Facts and figures


PSI's federal contribution of 2015 amounted to CHF 332.8 million. Revenues for research and teaching divided up as follows (in millions of Swiss Francs):
  Mio. CHF %
Revenue for research, teaching & operation of the large research facilities
from federal contribution 308.8 76.0 %
Tuition fees and other utilisation fees 1.3 0.3 %
Research contributions, mandates and scientific services
– Industry-oriented research 14.6 3.6 %
– from SNSF, CTI and Special federal funding of applied research 27.2 7.0 %
– EU Framework Programmes for Research and Innovation 6.5 1.6 %
– Other project-oriented third-party funding 16.4 4.1 %
Donations and bequests 1.5 0.4 %
Other revenue 28.1 7.0 %
Operating revenue 404.4 100.0 %
Keyfigures for expenses and investments
Personnel expenses* 237.7  
Other operating expenses** 83.5  
Investment in tangible fixed assets* 97.3  
For more financial information, please refer to our Annual Report.

* including SwissFEL
** without contribution to accommodation


PSI had roughly 2000 employees at the end of 2015. One quarter of this figure was accounted for by postdoctoral students, doctoral students and undergraduates. A total of 39.5% of the positions are held by scientists. 49% of the positions were occupied by technicians and engineers. With their varied competencies, they ensure that the Institute’s existing scientific facilities always work reliably and that new ones are built according to plan. They thus make a major contribution to the Institute’s scientific achievements. 7.5% of the positions were held by administrative staff. 26% of the employees are women, while 48% are non-Swiss citizens.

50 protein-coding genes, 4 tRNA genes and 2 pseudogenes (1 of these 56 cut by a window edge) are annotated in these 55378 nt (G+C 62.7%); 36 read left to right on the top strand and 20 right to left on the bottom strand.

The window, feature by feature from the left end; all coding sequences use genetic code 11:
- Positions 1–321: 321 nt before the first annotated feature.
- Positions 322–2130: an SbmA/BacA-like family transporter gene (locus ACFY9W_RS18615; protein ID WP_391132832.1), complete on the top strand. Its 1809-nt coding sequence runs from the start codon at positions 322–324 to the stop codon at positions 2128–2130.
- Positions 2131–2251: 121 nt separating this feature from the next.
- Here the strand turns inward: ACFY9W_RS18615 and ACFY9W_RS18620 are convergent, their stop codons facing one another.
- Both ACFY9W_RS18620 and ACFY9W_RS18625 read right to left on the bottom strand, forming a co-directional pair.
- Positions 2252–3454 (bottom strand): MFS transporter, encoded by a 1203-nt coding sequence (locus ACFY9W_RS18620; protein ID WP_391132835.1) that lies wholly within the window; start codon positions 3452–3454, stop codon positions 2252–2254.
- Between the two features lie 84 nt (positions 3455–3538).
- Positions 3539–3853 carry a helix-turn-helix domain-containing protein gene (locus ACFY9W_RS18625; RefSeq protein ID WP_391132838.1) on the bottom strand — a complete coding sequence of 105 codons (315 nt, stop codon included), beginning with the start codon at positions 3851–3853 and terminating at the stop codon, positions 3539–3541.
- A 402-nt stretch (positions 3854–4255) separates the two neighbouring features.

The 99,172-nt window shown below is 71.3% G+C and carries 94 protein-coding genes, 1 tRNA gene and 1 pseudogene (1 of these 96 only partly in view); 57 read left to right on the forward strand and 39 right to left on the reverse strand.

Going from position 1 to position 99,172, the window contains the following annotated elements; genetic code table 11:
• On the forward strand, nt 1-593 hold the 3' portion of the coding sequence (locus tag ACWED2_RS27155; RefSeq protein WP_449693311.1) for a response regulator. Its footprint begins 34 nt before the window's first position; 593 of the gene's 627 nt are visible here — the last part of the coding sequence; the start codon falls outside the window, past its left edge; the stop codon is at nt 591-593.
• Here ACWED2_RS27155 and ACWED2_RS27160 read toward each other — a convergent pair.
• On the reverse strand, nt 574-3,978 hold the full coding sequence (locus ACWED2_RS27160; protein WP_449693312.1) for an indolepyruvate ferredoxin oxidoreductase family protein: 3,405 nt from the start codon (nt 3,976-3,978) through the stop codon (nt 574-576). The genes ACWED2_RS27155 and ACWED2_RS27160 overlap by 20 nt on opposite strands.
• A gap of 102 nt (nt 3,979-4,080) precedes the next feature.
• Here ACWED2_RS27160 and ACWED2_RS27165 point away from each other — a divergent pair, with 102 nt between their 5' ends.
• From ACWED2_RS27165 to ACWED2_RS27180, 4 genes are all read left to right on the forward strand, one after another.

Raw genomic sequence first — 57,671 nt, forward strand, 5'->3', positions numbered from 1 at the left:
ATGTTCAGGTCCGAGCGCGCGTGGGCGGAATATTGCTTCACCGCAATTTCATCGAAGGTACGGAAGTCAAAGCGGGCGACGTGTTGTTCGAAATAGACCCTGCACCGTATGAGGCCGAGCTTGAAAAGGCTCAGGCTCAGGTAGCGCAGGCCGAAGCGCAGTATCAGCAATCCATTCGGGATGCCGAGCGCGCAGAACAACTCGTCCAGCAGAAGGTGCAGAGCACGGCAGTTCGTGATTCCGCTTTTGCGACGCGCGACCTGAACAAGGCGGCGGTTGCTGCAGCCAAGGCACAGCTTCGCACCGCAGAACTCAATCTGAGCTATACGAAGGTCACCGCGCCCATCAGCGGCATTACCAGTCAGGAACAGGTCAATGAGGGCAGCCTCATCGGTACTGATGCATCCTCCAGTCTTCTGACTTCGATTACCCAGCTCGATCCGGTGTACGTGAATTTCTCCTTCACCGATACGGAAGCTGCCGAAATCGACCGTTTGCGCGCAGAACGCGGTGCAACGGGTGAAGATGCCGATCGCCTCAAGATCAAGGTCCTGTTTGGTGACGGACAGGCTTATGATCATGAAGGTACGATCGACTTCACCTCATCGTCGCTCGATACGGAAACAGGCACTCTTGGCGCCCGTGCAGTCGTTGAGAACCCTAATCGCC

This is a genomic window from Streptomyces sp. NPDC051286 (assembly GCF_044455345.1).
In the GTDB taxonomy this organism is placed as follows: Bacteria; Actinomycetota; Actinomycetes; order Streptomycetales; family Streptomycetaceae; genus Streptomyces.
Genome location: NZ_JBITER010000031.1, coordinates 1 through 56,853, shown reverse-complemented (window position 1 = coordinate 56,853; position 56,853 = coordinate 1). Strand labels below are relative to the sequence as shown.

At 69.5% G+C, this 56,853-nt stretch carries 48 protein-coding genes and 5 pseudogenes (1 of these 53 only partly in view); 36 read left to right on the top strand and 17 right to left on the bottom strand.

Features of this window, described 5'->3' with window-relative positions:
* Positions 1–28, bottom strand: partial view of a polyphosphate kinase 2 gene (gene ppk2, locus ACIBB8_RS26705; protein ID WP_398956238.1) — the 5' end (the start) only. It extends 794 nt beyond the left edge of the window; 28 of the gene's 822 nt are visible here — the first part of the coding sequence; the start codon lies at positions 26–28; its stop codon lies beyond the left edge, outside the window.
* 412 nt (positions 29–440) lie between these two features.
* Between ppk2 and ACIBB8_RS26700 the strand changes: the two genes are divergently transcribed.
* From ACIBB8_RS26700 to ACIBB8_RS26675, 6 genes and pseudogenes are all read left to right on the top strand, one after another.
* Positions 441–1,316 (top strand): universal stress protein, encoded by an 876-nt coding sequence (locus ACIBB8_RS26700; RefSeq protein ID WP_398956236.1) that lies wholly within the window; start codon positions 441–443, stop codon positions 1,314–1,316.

Teaching and postgraduate support

In 2015, more than 330 postgraduate students were working on their doctoral research projects at PSI. More than 200 were employed on a regular basis by PSI. Most of these young researchers had previously undertaken undergraduate studies in physics, chemistry or engineering, mainly at ETH in Zurich or EPFL Lausanne, at the Universities of Zurich or Bern, or in other countries. However, PSI's researchers were not just engaged in the further education of students on-site at Villigen. More than 100 PSI scientists hold a lecturing post at a Swiss university or technical university. This involvement at universities is mostly unpaid, thus generating a double benefit for the universities, as they can offer their students access to state-of-the-art research at large facilities not available at any university. At the same time, the universities are also able to provide their teaching at a lower cost.

Research and publications

PSI is the largest publicly funded energy research centre in Switzerland. It carries out research and development on new energy technologies, in the area of renewable energies as well as in nuclear energy and combustion research. Industry in generally, and the energy industry in particular, make a significant contribution to the research projects in energy technology. Researchers at PSI produced about 1200 ISI publications in 2015.

Knowledge and technology transfer